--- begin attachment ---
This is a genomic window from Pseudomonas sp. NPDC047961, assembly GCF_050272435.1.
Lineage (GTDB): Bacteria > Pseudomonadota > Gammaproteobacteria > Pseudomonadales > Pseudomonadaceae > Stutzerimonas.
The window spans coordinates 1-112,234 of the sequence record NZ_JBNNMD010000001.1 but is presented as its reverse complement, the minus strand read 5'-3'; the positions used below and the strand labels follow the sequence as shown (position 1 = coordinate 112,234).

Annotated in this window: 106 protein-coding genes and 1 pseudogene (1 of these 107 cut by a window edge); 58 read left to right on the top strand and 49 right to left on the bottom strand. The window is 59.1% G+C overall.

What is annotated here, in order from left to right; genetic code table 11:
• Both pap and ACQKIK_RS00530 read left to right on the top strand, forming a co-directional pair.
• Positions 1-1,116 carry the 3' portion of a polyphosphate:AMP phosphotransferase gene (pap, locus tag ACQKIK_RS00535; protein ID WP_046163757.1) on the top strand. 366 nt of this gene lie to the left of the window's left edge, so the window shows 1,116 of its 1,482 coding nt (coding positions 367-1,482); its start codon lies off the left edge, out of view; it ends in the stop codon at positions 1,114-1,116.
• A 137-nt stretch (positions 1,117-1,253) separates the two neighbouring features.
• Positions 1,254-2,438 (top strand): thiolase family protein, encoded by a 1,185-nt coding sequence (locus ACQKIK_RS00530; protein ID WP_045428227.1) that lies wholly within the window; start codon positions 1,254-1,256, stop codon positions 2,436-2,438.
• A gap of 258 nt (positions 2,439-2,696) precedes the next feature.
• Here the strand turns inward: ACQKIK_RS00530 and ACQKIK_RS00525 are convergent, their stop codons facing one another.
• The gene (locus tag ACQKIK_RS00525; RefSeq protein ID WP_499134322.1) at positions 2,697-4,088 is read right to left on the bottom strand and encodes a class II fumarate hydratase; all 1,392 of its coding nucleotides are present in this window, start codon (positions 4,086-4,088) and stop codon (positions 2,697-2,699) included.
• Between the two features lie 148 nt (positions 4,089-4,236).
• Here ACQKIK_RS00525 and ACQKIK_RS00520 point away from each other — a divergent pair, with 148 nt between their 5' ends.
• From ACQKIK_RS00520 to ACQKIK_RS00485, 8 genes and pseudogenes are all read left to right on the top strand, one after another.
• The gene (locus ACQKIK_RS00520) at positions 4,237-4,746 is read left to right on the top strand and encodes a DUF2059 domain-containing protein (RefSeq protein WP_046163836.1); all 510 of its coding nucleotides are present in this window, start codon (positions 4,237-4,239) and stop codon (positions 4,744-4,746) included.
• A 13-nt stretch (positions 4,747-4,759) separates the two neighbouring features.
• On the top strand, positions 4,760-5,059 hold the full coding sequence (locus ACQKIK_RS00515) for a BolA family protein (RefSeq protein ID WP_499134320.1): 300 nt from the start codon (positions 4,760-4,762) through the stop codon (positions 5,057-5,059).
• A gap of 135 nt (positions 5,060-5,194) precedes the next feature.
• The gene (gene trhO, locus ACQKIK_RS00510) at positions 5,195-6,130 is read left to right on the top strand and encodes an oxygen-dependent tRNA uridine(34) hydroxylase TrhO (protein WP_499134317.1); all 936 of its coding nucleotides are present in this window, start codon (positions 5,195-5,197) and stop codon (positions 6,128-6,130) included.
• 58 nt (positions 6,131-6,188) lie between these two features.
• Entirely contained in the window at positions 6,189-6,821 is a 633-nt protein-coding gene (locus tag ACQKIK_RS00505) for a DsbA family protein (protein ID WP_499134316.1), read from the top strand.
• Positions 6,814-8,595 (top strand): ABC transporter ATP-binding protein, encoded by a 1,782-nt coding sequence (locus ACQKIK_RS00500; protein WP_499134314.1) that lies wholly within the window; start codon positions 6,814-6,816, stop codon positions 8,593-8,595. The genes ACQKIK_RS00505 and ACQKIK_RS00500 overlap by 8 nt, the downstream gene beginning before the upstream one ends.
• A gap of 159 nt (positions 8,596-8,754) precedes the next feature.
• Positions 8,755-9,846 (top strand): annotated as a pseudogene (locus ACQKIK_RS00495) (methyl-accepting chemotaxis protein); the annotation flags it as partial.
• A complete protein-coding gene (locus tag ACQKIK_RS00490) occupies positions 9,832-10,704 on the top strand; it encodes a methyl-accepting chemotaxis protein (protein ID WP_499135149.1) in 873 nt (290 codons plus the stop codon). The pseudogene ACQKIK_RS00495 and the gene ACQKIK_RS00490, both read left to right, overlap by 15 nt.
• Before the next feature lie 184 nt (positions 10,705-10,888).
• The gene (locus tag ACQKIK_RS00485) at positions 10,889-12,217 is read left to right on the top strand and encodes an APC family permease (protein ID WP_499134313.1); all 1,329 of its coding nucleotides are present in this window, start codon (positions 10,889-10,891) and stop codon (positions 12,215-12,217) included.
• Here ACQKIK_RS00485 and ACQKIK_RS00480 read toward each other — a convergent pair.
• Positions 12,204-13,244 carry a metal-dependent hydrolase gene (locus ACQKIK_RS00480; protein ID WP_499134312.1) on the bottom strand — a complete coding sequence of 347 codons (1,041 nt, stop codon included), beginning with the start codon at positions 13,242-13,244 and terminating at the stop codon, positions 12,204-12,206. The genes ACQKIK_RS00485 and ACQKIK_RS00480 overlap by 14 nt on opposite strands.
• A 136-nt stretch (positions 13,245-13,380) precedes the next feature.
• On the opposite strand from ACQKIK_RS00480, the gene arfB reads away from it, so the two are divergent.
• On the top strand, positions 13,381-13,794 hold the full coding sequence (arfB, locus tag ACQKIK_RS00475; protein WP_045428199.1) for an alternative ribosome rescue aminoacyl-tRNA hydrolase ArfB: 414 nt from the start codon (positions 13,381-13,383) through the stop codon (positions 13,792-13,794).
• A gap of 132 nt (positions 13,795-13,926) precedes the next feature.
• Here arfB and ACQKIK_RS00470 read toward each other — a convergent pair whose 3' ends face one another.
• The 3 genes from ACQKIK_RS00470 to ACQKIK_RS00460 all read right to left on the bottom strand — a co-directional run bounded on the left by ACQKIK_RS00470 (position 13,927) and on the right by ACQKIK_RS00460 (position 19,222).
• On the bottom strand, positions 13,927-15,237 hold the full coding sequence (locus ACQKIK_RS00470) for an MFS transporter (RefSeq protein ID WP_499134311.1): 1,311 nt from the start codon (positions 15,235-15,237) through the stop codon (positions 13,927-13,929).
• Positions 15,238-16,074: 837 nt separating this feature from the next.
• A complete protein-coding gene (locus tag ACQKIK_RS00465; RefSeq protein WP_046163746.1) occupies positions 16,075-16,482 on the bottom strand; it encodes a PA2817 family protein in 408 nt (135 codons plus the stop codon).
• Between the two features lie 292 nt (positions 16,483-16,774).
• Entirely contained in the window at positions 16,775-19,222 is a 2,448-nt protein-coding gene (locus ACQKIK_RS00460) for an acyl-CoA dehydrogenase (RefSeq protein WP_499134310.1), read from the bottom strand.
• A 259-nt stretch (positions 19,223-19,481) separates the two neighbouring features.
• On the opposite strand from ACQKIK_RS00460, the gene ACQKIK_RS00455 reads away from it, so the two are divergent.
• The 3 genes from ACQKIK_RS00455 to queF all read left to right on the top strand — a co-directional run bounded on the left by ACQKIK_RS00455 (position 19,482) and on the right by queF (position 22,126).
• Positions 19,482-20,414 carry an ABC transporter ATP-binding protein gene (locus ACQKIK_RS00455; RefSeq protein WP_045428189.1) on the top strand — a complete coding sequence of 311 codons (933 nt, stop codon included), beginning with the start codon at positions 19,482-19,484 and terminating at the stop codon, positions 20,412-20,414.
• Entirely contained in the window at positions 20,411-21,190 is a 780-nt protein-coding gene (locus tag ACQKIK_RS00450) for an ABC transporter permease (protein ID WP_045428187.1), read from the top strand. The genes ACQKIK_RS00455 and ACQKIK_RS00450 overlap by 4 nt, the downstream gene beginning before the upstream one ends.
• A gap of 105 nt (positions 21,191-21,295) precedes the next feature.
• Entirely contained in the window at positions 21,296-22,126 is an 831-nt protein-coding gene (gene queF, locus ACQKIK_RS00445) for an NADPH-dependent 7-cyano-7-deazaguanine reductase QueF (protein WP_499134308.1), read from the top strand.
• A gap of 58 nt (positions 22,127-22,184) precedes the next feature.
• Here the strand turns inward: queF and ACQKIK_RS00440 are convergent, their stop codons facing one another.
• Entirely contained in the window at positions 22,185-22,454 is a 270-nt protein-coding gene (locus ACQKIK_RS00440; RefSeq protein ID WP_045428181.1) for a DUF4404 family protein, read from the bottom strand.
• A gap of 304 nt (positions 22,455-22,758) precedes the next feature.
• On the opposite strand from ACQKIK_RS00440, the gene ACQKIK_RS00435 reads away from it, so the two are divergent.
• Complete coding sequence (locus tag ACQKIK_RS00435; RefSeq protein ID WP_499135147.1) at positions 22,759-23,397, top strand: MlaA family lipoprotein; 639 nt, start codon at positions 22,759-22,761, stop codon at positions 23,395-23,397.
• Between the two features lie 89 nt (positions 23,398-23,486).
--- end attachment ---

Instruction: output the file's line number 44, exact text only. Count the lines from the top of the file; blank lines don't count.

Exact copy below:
• The 3 genes from ACQKIK_RS00455 to queF all read left to right on the top strand — a co-directional run bounded on the left by ACQKIK_RS00455 (position 19,482) and on the right by queF (position 22,126).